The mimosa tree is a stunning sight of flower flashes, often compared to starfall or fireworks. This small to medium fast-growing mimosa tree blooms with the most beautiful pink flowers in the height of summer.
The Mimosa tree is known as the “don’t touch me” plant, which closes trees’ leaves when you touch them. Height reaches just over 20-30 feet and has an extremely invasive nature.
Let’s find out how to kill a mimosa tree and its root systems.
What is a mimosa tree?
The pink mimosa tree pom-poms are very eye-catching. These trees started as landscape plants but have escaped cultivation and migrated to natural areas where they compete with native vegetation.
Mimosa trees appear in late spring and early summer on the tips of tree branches.
The tree rarely grows above 40 feet and its branches grow horizontally on top of the trunk. The flowers are fern-like leaves.
The tree has been imported as an ornamental plant from Asia and attracts gardeners with its fragrant and beautiful flowers. However, the maintenance of mimosa trees proved to be more difficult than expected.
The trees produce thousands of seeds every year. Since seeds require scarification, they can remain in the soil for many years and remain viable. Seedlings are often weak and weedy, sometimes referred to as weeds.
The Mimosa tree also reproduces vegetatively. The tree produces shoots around it that can grow into unsightly tangles that are difficult to eradicate.
It is also challenging to get rid of a mimosa tree after it has grown. Also, plants are not at all afraid of either hot or dry weather.
The only force of nature that effectively gets rid of seedlings is cold. A good frost can destroy it, so in the north, you rarely see weeds or trees growing along the sides of the roads.
How to kill a mimosa tree
The best way to control trees is not to plant them in your yard, or if you have already planted the tree, remove them before they sprout.
Here are some of the most popular methods to kill a mimosa tree:
Mimosa tree cutting
Cutting down mimosa trees at ground level is an effective way, but the trunks will grow back. Re-pruning or herbicide treatment is required to prevent re-emergence.
You can cut down a mimosa tree with a chainsaw or chop down the tree with an ax and be sure to treat the stump with herbicide. Using a strong herbicide will kill a mimosa tree.
Girdling is also an effective way to get rid of mimosa trees by removing the outer branches. It is necessary to cut off a tree’s bark about 6 inches above the ground level. You need to cut deep. This method will kill the top of the tree, but sprouts often appear and subsequent treatment with a foliar herbicide may be required.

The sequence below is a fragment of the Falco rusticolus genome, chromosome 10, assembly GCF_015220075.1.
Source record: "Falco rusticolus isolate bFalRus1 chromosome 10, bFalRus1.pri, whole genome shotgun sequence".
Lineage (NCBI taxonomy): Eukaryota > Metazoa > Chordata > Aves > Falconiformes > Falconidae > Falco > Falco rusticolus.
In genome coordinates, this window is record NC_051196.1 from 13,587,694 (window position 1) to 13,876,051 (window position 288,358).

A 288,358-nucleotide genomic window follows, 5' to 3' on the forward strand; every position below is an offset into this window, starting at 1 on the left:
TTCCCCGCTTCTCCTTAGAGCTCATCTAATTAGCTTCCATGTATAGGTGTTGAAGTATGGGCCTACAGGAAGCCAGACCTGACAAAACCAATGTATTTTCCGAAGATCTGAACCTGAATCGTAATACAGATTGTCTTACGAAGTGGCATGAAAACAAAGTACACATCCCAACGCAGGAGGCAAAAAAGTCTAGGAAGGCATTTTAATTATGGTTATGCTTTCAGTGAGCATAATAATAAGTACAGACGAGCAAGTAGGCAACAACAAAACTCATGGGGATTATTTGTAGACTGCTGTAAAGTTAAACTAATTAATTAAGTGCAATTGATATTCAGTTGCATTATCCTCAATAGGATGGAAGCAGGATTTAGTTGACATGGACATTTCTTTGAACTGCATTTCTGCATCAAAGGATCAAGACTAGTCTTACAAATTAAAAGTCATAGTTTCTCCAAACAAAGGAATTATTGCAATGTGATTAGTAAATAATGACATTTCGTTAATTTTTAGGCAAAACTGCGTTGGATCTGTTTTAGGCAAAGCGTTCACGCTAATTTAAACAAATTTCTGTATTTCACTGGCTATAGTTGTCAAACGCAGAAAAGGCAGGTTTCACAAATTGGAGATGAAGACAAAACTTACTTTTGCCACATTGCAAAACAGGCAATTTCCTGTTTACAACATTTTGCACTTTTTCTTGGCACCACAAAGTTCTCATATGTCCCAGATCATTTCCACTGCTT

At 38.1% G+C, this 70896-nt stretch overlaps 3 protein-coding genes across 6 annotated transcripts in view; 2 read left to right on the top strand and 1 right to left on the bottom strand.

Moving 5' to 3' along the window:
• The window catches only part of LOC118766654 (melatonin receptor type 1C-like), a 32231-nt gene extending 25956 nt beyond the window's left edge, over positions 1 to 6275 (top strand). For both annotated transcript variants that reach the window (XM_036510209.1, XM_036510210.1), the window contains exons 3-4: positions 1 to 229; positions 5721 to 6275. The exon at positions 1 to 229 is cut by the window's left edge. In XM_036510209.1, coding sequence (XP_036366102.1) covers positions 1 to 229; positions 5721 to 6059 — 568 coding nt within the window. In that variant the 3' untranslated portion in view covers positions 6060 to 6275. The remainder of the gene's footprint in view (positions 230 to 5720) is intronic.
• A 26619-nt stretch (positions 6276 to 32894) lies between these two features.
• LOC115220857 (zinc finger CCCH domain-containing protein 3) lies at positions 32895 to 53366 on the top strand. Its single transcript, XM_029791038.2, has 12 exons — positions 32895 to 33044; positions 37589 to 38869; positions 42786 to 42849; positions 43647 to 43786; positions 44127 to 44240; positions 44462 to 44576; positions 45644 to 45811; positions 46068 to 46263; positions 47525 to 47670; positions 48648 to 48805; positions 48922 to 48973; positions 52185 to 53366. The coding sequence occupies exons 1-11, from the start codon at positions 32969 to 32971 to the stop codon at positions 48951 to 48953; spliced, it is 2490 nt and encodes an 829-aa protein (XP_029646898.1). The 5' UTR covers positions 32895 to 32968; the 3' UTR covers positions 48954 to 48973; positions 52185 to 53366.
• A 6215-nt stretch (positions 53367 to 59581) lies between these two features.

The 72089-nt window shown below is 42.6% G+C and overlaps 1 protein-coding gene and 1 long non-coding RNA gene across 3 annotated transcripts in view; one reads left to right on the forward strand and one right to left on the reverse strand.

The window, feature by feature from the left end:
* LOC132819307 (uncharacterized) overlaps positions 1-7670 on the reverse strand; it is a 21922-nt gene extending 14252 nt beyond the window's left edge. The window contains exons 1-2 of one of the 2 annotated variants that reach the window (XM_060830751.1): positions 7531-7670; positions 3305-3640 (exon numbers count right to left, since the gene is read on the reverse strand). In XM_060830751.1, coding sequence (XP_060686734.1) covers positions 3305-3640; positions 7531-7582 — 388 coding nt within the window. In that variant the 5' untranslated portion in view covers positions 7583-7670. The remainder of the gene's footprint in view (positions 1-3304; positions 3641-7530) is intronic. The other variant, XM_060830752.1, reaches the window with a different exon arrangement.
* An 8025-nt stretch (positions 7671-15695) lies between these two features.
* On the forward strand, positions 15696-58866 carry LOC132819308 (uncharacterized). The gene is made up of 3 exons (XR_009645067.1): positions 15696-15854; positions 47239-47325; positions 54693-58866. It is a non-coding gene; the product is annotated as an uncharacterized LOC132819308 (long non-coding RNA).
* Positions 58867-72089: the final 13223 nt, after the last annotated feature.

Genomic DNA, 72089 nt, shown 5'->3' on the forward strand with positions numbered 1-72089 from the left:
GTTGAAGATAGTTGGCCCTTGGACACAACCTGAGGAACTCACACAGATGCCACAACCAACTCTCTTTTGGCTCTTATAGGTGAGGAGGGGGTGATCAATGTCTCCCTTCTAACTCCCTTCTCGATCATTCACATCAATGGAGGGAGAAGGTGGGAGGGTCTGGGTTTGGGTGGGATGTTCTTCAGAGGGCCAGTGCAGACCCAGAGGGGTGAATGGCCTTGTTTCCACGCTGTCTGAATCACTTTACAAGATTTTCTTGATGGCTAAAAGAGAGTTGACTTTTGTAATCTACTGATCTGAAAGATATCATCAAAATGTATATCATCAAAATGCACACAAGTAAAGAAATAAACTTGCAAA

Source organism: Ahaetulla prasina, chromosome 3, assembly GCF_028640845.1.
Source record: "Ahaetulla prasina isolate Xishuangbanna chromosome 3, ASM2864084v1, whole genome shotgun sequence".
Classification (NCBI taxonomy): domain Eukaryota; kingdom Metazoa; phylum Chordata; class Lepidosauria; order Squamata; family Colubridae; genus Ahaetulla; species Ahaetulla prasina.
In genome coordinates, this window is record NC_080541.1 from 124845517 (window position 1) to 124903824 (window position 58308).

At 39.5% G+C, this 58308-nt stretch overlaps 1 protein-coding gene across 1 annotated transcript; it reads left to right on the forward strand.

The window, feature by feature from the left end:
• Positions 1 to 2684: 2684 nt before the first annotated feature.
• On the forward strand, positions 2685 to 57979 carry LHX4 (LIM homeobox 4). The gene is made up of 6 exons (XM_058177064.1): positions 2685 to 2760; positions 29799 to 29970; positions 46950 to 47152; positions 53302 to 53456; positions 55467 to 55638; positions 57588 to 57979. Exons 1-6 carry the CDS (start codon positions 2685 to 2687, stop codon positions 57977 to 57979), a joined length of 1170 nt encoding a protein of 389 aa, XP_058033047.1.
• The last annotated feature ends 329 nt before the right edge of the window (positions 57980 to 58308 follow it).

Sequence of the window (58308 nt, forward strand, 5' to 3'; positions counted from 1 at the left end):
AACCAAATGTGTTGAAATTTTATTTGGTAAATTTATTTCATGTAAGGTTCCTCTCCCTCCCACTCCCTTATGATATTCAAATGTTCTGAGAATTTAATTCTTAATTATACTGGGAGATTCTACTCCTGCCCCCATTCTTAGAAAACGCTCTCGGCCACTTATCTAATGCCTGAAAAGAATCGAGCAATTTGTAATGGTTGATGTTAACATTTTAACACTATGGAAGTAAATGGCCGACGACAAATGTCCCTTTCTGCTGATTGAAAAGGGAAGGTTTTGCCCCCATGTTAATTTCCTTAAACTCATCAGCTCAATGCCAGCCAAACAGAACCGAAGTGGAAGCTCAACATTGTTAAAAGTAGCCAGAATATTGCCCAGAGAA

Foliar spraying with systemic herbicides
You can also take control of a mimosa tree by spraying the leaves with systemic herbicides.
Only applicable if the foliage of the mimosa tree is within reach of the sprayer. For this method, you will need a backpack sprayer and an herbicide. Spray the entire tree, including the trunk, branches, and foliage and you can kill a mimosa tree.
Follow the rules of Foliar Spraying :
- Wear protective gear when using this method.
- Make sure there is no wind when doing this as the herbicide will spread. The leaves of the mimosa tree must be dry before spraying the herbicide to maximize uptake.
- After spraying the foliage with herbicide on the tree, the procedure must be repeated. Because the tree has invasive nature, it will take several coats of herbicide to kill a mimosa tree.
The herbicide will be absorbed by the leaves of the tree and transported to the roots and kill a mimosa tree over time.
Attention! Any advice regarding chemicals is for informational purposes only. Chemical processes should only be used as a last resort, as biological approaches are safer and more environmentally friendly.
Basal bark treatment
Suitable: if the diameter of the trunk is less than 6-7 centimeters.
For this method, you will need a chemical sprayer, a strong herbicide, and an oil-based solvent.
Ideally, herbicides containing triclopyr or an ester of triclopyr as the main chemical should be selected, or herbicides based on imazapyr should be used.
The solvent for mixing the herbicide can be diesel, basal oil, fuel oil, or kerosene. The ideal mixing ratio is 1 part herbicide to 4 parts solvent, i.e. concentration is about 20-25%.